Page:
While epidemiological studies contend with a vast number of potential environmental influences that may be causal in ASD, laboratory researchers attempt to identify the basis of ASD in controlled settings. In recent years there has been a surge in research in the areas of genetics and cognitive neuroscience. Investigators search for causal links between genes, their molecular functions and the neural pathways that appear to be disrupted in ASD, manifesting as its distinctive behavioural phenotype.
Despite uncertainty regarding specific aetiology in most affected individuals, the genetic underpinnings of autism are indisputable. Studies of monozygotic and dizygotic twins show that autism is highly heritable.26 Family studies demonstrate that elements of a broader autism phenotype are common, so that first and second degree relatives of affected individuals may display elements of the required triad of symptoms (such as language delay or social phobia) without meeting full criteria for one of the ASD.27–29 Conversely, a lot of cases are sporadic. There are thought to be many genes associated with autism, and it is likely that most affected individuals carry several genes that predispose them to the disorder. What gene–gene, gene–environment or epigenetic interactions cause one child to develop the disorder and another to be spared is not fully understood. Published studies regarding routine clinical genetic testing recommended for individuals with ASD that reflect recent advances in the field are now emerging in the United States,30 31 although consensus guidelines in the USA and the UK have been limited to endorsements of high resolution chromosome analysis and Fragile X testing.32–34 Currently, the clinical practice of genetic testing for ASD beyond karyotype and Fragile X in both the USA and the UK is not consistent and is influenced by available resources and cost. Some authors have advocated a tiered approach to genetics evaluation for idiopathic ASD, with high resolution chromosome analysis and Fragile X testing in all cases; if results are unrevealing, further evaluation is recommended.35 It is important for physicians who request genetic testing to be familiar with the interpretation of results or to have access to clinical geneticists who can help interpretation.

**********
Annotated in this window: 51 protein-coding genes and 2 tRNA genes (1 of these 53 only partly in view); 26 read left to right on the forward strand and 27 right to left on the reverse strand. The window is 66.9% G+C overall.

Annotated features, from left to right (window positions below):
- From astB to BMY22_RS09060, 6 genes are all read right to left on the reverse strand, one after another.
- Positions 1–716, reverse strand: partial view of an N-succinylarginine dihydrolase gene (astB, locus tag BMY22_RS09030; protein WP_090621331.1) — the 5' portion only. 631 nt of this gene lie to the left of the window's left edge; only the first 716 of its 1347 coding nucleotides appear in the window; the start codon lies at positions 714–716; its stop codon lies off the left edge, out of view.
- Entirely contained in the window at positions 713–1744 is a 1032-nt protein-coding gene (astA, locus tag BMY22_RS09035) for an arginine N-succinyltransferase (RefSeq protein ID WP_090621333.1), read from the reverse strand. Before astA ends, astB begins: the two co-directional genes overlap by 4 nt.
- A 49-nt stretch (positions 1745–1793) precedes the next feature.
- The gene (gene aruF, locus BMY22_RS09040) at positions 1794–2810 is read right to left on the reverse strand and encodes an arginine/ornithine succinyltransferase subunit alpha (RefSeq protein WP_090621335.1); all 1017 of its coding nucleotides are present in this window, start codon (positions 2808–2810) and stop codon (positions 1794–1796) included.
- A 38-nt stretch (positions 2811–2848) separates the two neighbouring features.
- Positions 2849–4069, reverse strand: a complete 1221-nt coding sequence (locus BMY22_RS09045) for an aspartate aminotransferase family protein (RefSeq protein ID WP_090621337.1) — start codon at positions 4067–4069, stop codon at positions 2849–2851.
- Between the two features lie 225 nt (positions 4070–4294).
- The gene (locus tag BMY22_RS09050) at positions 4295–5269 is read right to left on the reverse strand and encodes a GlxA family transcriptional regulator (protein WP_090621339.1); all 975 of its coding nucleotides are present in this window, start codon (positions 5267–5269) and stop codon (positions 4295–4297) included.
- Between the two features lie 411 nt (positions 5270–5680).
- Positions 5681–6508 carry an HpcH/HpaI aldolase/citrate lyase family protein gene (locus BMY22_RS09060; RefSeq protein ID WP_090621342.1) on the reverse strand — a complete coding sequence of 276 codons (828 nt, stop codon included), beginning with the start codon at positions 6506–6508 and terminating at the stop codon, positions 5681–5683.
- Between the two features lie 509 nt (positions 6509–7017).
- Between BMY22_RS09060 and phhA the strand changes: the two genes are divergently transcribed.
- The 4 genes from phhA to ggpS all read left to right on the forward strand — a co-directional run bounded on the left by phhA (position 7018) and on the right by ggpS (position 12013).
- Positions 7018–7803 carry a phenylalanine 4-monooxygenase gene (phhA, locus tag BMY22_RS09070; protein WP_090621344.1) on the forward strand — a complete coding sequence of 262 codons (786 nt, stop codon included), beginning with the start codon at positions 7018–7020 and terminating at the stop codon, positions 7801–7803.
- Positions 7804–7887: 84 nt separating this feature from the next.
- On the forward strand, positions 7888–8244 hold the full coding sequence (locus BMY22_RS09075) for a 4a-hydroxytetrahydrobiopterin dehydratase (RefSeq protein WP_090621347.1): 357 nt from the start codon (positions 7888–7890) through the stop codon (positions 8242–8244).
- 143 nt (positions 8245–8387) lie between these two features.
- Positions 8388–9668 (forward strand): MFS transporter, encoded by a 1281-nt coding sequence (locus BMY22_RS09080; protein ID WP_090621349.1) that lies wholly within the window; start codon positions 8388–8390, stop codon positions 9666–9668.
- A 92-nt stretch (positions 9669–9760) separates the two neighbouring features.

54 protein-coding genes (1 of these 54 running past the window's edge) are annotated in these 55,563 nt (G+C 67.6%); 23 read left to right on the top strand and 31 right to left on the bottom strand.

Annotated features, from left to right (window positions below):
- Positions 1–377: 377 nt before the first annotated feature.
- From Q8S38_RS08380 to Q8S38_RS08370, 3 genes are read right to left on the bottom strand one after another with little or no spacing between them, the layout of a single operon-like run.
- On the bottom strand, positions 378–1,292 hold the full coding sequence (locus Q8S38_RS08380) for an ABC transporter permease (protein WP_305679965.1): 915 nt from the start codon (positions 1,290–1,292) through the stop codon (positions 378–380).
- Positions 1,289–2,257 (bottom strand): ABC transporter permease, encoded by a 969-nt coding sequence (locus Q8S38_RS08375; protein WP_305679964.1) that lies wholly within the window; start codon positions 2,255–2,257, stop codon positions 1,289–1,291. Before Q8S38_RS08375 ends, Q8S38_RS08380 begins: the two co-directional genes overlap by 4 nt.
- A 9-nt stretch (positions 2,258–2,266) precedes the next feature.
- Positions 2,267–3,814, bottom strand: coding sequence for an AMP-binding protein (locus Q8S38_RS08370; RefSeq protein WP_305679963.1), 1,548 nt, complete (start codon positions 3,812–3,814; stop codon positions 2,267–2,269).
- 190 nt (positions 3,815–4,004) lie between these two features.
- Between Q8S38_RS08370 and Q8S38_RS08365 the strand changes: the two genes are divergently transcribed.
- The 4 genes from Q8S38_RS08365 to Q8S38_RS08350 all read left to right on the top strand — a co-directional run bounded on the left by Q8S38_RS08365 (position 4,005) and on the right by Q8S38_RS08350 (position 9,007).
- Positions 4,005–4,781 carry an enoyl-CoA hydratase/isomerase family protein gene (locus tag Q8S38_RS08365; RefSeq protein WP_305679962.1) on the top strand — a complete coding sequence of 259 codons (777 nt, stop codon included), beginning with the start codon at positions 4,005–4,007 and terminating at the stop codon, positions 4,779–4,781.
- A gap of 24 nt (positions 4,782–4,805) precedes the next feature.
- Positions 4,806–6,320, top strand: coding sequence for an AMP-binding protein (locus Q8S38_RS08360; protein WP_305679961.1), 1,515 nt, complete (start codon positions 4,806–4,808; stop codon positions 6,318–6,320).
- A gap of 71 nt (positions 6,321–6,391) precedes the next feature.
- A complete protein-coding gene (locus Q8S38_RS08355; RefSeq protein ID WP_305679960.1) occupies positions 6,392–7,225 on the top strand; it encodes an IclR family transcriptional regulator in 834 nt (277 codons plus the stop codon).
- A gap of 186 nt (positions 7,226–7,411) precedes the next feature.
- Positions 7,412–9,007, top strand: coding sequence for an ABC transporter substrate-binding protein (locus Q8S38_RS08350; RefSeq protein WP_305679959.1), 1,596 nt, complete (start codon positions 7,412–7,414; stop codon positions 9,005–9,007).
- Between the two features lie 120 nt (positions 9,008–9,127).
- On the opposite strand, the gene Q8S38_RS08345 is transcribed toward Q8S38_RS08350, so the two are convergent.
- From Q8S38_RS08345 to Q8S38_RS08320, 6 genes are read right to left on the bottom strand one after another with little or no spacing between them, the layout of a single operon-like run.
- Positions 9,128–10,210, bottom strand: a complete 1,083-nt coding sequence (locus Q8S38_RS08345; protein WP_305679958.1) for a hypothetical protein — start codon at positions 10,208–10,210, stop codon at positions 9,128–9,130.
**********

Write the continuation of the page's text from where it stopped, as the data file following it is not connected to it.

The diagnosis of ASD is an increasingly common indication for clinical genetic evaluation, depending on clinical setting and resources. Genetic evaluations can be especially useful in cases of “syndromic” ASD, that is, cases in which there are dysmorphisms, neurocutaneous findings, significant cognitive impairment, abnormal neurological examination or seizures. In clinical practice, many individuals with “idiopathic” autism, who lack the comorbidities listed above, are less likely to be referred for more complete genetic evaluation. Newer, longitudinal studies of infant siblings of children with ASD indicate that recurrence risks in families (at least in this specific subpopulation) may be even higher than reported in older twin studies, with up to 20% of baby siblings meeting the criteria for ASD at age 2 or 3 in one published study.36 If these higher rates are replicated, having more than one affected family member, even in “idiopathic” autism, may also be a strong indication for clinical genetic evaluation.